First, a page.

BEREA, Ohio — The Browns blew it again. Of course they did — they’re the Browns.
That’s one of many opinions floating around after Cleveland traded the No. 2 overall pick in this year’s N.F.L. draft, a move that likely prevents them from taking a top-rated quarterback with the hope of ending decades of futility. The lack of a star quarterback has hamstrung the franchise, leading to lost games, coaches, front-office members and a generation of fans.
Hue Jackson, Cleveland’s first-year coach, knows the history, but does not care about the criticism.
“We will get this right,” he said. “I promise you.”
Jackson made his guarantee Thursday as the Browns presented their reasons for trading down in the first round. On Wednesday, they gave the No. 2 pick and a fourth-round pick in 2017 to the Philadelphia Eagles in exchange for the No. 8 selection, a third-round pick (No. 77), a fourth-round pick (No. 100), a first-round pick in 2017 and a second-round pick in 2018.
The blockbuster swap essentially ends an opportunity for the Browns to select either California’s Jared Goff or North Dakota State’s Carson Wentz, considered the best quarterbacks in this year’s class.
Sashi Brown, the team’s vice president for football operations, said the decision was based on having multiple needs.
“We understand that risk in moving back that we may have passed on a quarterback that is going to go on to certainly have a great career in this league,” Brown said. “But we felt like for the other additional picks that we were able to acquire that we were in a much better position to build our roster moving forward.”
The Browns, who have gone through 24 starting quarterbacks since 1999, did their homework on Goff and Wentz. Jackson attended pro day workouts for both quarterbacks, and the team hosted the players for visits. But when it came time to consider making one of them the face of their franchise, the Browns punted. Instead, they head into the draft with 12 picks, tied for the most in the N.F.L.
While Goff and Wentz are the consensus first-tier quarterbacks, Jackson suggested the Browns might think differently.
“Everybody keeps talking about two of the best quarterbacks in the draft,” he said. “No one knows that, right? No one really knows that. We will see how it all unfolds here in two or three years and see if we were right or wrong, but I feel very good about where we are and what we are doing.”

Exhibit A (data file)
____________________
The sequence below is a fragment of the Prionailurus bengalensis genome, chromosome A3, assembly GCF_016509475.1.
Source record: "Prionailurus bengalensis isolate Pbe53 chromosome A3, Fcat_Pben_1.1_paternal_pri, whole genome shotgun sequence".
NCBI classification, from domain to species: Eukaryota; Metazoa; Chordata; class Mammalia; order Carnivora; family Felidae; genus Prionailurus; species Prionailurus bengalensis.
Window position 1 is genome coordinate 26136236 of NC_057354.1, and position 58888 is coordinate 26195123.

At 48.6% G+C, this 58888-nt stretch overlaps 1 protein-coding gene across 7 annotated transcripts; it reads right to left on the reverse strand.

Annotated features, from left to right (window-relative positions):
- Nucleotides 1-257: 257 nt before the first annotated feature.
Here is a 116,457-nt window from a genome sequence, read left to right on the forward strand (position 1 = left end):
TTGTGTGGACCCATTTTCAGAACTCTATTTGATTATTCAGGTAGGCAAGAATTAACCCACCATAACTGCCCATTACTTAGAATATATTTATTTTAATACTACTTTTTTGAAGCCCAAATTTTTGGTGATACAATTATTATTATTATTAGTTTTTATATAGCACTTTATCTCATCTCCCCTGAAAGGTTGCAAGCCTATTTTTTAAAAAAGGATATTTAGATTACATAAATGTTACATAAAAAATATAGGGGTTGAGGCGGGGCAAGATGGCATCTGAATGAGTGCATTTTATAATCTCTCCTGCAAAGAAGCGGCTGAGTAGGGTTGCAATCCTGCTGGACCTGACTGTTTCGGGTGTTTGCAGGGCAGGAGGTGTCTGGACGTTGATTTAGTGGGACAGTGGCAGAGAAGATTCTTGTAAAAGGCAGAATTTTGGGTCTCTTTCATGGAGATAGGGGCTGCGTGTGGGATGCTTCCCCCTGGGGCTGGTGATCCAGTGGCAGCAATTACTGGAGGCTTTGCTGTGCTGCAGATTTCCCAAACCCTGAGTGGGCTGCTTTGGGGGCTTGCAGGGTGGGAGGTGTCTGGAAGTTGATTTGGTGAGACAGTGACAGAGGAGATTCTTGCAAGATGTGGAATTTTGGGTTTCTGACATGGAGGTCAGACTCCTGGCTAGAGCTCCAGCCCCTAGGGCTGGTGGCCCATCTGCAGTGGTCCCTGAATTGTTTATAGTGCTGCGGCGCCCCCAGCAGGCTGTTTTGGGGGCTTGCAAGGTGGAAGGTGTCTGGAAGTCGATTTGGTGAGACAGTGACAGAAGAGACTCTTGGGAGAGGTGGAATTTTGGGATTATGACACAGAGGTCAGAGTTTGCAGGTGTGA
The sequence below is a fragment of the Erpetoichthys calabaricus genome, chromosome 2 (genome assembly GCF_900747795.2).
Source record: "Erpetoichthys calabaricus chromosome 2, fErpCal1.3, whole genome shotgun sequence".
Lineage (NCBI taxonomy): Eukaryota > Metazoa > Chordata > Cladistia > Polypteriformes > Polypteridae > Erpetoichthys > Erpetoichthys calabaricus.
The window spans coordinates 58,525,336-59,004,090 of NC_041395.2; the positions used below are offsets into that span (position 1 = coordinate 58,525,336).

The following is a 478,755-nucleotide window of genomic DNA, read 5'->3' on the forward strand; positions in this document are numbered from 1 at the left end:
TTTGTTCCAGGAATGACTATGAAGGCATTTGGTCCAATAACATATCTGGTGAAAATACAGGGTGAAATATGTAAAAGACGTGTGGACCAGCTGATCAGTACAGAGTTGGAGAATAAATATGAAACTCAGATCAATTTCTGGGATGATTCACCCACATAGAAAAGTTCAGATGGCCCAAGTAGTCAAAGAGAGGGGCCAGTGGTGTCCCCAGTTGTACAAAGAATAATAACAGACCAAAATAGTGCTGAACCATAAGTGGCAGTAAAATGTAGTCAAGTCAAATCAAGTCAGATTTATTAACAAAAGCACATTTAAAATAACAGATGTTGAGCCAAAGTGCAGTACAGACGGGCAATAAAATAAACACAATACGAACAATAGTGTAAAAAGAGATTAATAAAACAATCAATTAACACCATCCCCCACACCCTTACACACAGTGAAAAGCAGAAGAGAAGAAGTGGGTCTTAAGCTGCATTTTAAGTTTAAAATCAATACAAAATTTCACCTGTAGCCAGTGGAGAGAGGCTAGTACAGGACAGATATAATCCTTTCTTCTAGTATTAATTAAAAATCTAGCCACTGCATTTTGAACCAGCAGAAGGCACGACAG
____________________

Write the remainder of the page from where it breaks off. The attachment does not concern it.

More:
Perhaps the first sign the Browns were not interested in Goff or Wentz was when they signed the free-agent quarterback Robert Griffin III in late March. Now that they’re not picking second, it appears Griffin has the inside track to start this season.
Brown, though, said Griffin isn’t guaranteed anything other than a chance. The other quarterbacks on the roster are Josh McCown, Austin Davis and Connor Shaw; the Browns released Johnny Manziel, one of their first-round draft picks in 2014, two weeks before signing Griffin.
“Robert isn’t even our starting quarterback yet,” Brown said. “He has to earn that spot. In terms of bringing Robert to Cleveland, we are excited about the potential for him to earn that starting job. On its merits of No. 2 versus what we were able to acquire, this was the right choice for building our roster and where we sit now.”
Griffin said the trade did not have any bearing on his future.
“Everybody is here to earn a job,” he said after the Browns concluded a three-day minicamp. “The only person that really doesn’t have to earn it is Joe Thomas, and he’s got nine Pro Bowls to speak to that,” referring to the team’s stalwart left tackle.
Jackson, too, said Griffin’s arrival did not affect the Browns’ predraft thinking.
“I know everybody feels that because he’s here,” he said. “As an organization, we had an opportunity to make a trade. We made it, and that had nothing to do with the quarterback.”